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Lane Change Truck Accidents: Who Is At Fault?

Big rig semi truck

Driving in the proximity of a tractor trailer is not without its risks, and responsible drivers know to exercise caution and stay alert around heavy trucks. Truck accidents in California, including lane change crashes, are often deadly. When victims do survive, they typically face a long, painful recovery and perhaps permanent disabilities. At Ellis Injury Law, our Los Angeles truck accident lawyers have seen the devastation that big rig crashes cause. We’re committed to raising awareness of this serious issue and helping the victims pursue justice.

Types of lane change truck crashes

Lane change truck accidents can happen when either a passenger vehicle or the big rig changes lanes and causes a collision. Traffic safety experts recognize two broad categories of lane change/merge collisions: Angle/sideswipe collisions and rear-end lane change crashes.

Rear-end crashes occur when a vehicle is rear-ended shortly after completing the lane change. Angle/sideswipe crashes occur when a vehicle merges into a lane in which another vehicle is already present, adjacent to the shifting vehicle. Angle lane change crashes may involve severe side-to-side collisions or slightly less serious front bumper-to-back bumper crashes.

When is the truck driver at fault?

In the majority of truck accidents of any type, the driver is found to have been at least partially negligent. Other factors may contribute to the crash, such as dense fog that limits visibility, wet roads, or poor road construction.

When assessing liability in a lane change truck accident, injury attorneys review the police report, medical records, surveillance footage, eyewitness statements, and any other available evidence. One of the primary factors is determining which vehicle initiated the lane change.

A truck driver may be at fault for the crash if that driver failed to use the turn signal, changed lanes at an intersection, or changed lanes while traveling at a high speed. Weaving dangerously between lanes is another indicator of truck driver negligence. Truck drivers may fail to exercise reasonable caution because they’re trying to shave a few minutes off their travel time. Typically, a truck driver may be found at fault if the vehicle making the unsafe lane change was the tractor trailer.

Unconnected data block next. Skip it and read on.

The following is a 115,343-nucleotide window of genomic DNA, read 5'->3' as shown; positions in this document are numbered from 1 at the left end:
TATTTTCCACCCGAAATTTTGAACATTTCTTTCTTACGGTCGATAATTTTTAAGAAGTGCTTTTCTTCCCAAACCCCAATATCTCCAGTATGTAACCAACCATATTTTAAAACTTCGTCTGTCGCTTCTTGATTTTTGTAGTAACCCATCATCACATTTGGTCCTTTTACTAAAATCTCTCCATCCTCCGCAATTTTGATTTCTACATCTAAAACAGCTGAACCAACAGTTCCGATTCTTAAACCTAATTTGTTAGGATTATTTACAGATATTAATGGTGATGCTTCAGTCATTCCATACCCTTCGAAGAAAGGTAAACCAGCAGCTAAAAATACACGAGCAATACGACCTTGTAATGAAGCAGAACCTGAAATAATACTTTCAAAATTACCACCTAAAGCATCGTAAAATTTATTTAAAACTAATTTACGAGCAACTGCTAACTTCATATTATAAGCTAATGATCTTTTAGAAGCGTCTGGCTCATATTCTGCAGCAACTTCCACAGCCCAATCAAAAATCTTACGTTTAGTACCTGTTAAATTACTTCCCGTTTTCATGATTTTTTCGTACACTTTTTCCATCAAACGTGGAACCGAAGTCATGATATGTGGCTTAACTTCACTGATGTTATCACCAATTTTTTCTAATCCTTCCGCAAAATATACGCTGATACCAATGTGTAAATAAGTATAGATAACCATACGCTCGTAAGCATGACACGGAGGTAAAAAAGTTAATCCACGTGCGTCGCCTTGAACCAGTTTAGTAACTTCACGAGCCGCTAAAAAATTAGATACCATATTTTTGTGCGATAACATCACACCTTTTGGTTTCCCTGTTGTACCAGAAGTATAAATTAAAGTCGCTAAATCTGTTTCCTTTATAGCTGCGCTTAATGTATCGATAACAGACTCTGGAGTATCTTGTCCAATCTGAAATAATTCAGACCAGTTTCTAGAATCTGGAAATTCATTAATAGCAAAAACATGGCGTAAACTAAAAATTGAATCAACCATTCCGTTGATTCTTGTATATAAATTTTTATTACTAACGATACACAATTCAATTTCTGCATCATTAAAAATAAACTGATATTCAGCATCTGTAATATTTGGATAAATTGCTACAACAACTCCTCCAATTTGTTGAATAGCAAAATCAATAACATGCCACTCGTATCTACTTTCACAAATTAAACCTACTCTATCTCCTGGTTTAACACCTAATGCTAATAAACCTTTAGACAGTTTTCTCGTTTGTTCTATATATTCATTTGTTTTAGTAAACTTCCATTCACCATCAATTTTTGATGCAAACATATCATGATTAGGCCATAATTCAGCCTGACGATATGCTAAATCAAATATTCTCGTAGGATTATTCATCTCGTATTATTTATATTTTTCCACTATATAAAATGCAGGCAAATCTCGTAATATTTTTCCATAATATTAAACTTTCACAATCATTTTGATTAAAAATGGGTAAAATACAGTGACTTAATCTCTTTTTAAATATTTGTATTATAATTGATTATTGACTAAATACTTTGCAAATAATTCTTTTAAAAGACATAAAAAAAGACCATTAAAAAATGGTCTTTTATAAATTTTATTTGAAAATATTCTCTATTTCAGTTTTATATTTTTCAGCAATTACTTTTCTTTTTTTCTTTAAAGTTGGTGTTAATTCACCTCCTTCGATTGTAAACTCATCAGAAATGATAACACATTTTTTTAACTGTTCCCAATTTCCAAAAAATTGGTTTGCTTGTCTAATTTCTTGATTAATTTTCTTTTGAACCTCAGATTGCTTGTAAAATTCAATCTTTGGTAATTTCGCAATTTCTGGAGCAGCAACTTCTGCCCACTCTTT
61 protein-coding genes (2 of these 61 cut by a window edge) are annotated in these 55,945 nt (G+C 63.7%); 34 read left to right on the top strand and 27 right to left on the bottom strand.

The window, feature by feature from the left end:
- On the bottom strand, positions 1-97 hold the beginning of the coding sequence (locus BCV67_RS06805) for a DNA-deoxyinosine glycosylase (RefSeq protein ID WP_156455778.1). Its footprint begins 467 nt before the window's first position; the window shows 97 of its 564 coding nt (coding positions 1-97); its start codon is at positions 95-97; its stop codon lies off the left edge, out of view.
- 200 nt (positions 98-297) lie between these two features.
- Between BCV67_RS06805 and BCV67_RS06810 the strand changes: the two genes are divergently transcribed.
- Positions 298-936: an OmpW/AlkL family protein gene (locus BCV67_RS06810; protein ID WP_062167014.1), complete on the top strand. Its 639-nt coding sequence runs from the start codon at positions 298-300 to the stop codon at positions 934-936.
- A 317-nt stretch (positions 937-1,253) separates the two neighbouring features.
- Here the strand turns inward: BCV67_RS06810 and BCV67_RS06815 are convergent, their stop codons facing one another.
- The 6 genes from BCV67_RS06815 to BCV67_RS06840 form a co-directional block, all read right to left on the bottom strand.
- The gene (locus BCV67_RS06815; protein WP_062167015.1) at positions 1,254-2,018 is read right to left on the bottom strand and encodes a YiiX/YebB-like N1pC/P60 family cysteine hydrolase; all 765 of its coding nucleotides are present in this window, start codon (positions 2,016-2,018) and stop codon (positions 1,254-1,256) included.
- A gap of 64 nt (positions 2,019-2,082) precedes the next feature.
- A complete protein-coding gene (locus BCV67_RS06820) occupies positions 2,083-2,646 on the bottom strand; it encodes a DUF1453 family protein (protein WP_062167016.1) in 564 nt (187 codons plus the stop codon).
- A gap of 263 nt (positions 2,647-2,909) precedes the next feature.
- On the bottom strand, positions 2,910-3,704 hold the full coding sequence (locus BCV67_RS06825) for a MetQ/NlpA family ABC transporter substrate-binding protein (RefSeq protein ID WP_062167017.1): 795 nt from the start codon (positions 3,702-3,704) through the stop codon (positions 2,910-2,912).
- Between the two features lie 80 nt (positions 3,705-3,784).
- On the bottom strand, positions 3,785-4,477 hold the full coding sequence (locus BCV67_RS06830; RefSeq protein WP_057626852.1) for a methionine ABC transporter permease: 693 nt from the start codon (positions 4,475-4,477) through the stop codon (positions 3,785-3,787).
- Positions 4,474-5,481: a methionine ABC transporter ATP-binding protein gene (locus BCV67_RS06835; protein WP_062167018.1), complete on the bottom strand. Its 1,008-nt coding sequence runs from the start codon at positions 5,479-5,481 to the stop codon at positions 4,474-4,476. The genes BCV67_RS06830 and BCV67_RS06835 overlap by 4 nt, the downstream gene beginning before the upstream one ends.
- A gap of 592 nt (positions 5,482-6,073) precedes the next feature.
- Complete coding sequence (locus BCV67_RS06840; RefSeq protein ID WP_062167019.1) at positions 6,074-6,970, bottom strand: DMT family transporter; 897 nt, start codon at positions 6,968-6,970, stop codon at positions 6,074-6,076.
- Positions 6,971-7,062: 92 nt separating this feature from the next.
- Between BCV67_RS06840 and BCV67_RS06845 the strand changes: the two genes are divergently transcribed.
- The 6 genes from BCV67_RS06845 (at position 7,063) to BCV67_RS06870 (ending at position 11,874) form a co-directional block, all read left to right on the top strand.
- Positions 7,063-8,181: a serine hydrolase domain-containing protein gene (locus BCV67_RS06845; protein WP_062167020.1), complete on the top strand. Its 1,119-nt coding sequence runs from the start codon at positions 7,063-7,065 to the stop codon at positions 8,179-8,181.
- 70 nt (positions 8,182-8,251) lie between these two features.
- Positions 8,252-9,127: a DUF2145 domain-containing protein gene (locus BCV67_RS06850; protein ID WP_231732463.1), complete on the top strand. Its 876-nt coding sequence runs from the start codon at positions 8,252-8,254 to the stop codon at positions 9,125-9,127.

When is the passenger vehicle driver at fault?

Drivers of passenger vehicles often underestimate the maneuvering capabilities of tractor trailers. As a result, they may not leave sufficient space between their car and the truck. Trucks have substantial blind zones, and driving within these blind zones is hazardous. However, truck drivers do have the responsibility to check their blind zones before making a lane change.

Generally, the driver of a passenger vehicle may be found at fault for a lane change crash if that driver changed lanes in front of the big rig, and failed to leave sufficient space between vehicles. The truck driver may hit the brakes, but big rigs cannot stop quickly, and the result is a rear-end collision.

Ellis Law: Your personal injury lawyers in California

To bring negligent truck drivers and their employers to justice, it takes a team of investigators, medical experts, engineers, and legal professionals. At Ellis Law, we draw on our extensive resources to build bulletproof cases for our injured clients and surviving family members. We pride ourselves on our unwavering commitment to prompt, personalized, and courteous attention to each family. When you’re here, you’re not just another statistic. Call our Los Angeles personal injury law firm at 1-800-INJURED to request your complimentary lawsuit review.

Additional “truck lane change accident” resources:

  1. U.S. Department of Transportation, Lane Change/Merge Crashes: Problem Size Assessment and Statistical Description, https://ntl.bts.gov/lib/jpodocs/repts_te/420.pdf
  2. U.S. Department of Transportation, Highway Safety Information System: An Examination of Fault, Unsafe Driving Acts, and Total Harm in Car-Truck Collisions, https://www.fhwa.dot.gov/publications/research/safety/humanfac/04085/